Friday, September 01, 2006

Back From Vacation

I got a new laptop! My brother so kindly brought me a sleek, lightweight little number and I just started playing with it tonight. I’m looking at it going, they make this stuff in the first world? Ship me home now! I mean, this thing doesn’t even have a PS/2 port for my mouse. Apparently in the 21st century developed world, mice use USB ports. And a little red light that senses movement, instead of a rolling dust magnet called a “mouse ball, snicker, snicker.”

Post-Vacation Decompression. Nick and Cath are winding down their whirlwind tour of Kenya, hopefully catching their flight out tonight. First I have to send them a big thank you (THANK YOU!) for tugging so much crap across the Atlantic for me, including probably 15 pounds of Clif Bars, trail mix, dried fruit, cereal, giant Toblerones and Swiss chocolate. Thanks to Mika and Guillaume for the 15 pounds of Clif Bars, trail mix, dried fruit, cereal (gone in three days), photos and hilarious letter. Thanks Mom for all the wrinkle cream and plane tickets. Hm, wrinkle cream and plane tickets sound like some ex-pat formula for coping in the developing world.

Just slowly transitioning back to PCV life since my wageni left town. It’s weird having just moved to a new site and organization with only a year left here. I’m not exactly starting over from scratch, but I still have to take the three-month “do nothing” period, where my primary responsibility to is to listen and observe and learn the needs of the organization and community, but restrain myself from starting any projects. I’m not strictly following this rule since there are other volunteers in my town who have asked me to help out with their projects, and I’m still working with a few groups from my last site. Hm, I feel like I’ve written this before in a previous post, and it sounded just as boring then as it does now.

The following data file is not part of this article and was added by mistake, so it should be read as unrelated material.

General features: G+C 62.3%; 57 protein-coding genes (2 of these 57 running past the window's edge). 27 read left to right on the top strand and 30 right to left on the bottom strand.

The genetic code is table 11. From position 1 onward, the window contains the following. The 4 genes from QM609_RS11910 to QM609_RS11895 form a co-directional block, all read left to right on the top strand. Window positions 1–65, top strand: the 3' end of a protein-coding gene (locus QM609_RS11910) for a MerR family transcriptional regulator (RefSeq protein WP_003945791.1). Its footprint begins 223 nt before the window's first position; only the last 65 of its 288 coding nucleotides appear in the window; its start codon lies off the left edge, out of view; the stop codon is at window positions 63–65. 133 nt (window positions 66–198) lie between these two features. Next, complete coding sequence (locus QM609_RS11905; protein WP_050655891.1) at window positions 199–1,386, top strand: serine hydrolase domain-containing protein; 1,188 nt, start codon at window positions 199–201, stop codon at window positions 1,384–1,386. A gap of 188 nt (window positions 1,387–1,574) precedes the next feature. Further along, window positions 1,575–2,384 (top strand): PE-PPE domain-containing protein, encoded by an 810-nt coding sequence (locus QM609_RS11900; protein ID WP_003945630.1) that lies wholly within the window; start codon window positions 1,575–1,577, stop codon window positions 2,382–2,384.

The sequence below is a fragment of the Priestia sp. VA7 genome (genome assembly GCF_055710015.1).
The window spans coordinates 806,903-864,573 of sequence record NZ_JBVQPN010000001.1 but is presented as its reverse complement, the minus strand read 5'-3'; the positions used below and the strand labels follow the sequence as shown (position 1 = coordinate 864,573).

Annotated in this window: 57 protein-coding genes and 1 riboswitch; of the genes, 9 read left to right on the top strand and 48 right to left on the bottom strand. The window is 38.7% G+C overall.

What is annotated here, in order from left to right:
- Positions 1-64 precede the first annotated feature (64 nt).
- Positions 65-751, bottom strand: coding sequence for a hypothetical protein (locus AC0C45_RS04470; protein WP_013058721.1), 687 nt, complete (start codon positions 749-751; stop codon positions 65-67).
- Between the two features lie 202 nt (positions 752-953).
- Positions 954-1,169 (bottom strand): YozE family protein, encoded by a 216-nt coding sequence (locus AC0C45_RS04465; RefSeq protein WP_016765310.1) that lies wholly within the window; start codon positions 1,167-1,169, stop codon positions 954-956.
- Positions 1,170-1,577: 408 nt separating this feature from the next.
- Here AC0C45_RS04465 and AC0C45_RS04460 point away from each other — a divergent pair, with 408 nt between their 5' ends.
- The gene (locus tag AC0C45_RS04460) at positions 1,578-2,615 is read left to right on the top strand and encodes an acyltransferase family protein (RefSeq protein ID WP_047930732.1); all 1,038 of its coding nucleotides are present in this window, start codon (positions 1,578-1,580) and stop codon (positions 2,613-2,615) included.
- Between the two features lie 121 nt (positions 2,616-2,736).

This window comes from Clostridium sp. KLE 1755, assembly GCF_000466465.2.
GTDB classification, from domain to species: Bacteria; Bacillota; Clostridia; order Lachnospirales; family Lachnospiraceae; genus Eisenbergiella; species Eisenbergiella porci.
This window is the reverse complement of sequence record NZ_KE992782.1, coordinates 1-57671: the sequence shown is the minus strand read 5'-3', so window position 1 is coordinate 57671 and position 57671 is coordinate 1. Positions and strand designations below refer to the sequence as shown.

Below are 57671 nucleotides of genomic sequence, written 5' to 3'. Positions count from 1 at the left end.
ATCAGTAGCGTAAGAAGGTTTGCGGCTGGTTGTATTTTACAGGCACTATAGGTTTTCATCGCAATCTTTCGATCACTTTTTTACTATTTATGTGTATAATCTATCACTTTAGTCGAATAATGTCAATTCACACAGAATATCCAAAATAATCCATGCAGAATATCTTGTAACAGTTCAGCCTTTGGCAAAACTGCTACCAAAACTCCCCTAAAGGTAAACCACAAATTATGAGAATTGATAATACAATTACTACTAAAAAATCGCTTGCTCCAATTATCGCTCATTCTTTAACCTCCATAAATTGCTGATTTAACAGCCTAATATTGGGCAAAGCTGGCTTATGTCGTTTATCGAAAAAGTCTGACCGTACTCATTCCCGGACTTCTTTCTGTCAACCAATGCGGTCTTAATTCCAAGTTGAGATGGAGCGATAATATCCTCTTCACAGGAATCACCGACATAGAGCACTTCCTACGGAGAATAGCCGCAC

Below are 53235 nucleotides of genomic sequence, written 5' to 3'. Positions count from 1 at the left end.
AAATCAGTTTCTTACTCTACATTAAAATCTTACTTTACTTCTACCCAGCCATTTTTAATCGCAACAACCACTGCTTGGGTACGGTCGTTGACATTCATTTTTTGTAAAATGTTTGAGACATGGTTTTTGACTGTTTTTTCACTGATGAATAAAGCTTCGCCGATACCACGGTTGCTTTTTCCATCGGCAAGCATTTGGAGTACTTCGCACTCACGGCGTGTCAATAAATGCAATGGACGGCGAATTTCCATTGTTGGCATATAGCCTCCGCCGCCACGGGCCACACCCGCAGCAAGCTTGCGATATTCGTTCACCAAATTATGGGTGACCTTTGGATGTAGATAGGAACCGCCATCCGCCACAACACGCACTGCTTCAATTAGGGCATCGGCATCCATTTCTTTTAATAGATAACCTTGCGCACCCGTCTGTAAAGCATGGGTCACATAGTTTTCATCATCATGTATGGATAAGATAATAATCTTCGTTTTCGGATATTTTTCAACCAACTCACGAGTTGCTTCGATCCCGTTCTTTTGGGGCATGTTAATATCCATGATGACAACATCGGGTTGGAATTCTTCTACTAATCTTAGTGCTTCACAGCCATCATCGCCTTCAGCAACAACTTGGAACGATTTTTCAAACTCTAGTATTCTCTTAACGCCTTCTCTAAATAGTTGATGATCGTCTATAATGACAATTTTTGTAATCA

What I Would Name My Dog If I Had One. We had a three-day intensive language training in June where I was speaking Kiswahili like a pro, and then promptly got lazy and forgot it all by the time I got back to my village. But the one thing I do remember is that there are at least three different expressions for “good Kiswahili.”

“Kiswahili sanifu means fluent Swahili,” our instructor, Kitui, said. “Kiswahili halisi means proper Swahili. And so does Kiswahili mwafaka.”

The four of us in the class started giggling. “What was the last one?”

“Kiswahili mwafaka,” he said.

“Mwafaka?” we repeated. Kitui nodded. Pretty soon we were four adults in our twenties and thirties with tears streaming down our faces laughing. Poor Kitui just looked at us quizzically and tried to continue the lesson.

“Very good,” he said, each time we pronounced “mwafaka” and burst into more tears laughing.

We finally stopped hyperventilating and collected ourselves, and explained why we were acting like idiots. “Mwafaka sounds like a curse word in English,” we said. “It gives the statement, ‘I speak Kiswahili mwafaka,’ a bit of a different connotation.”

Every so often our language instructors put on a skit for us where they imitate dumb things PCVs have done in their classes. Would not be surprised if this one shows up in their performance.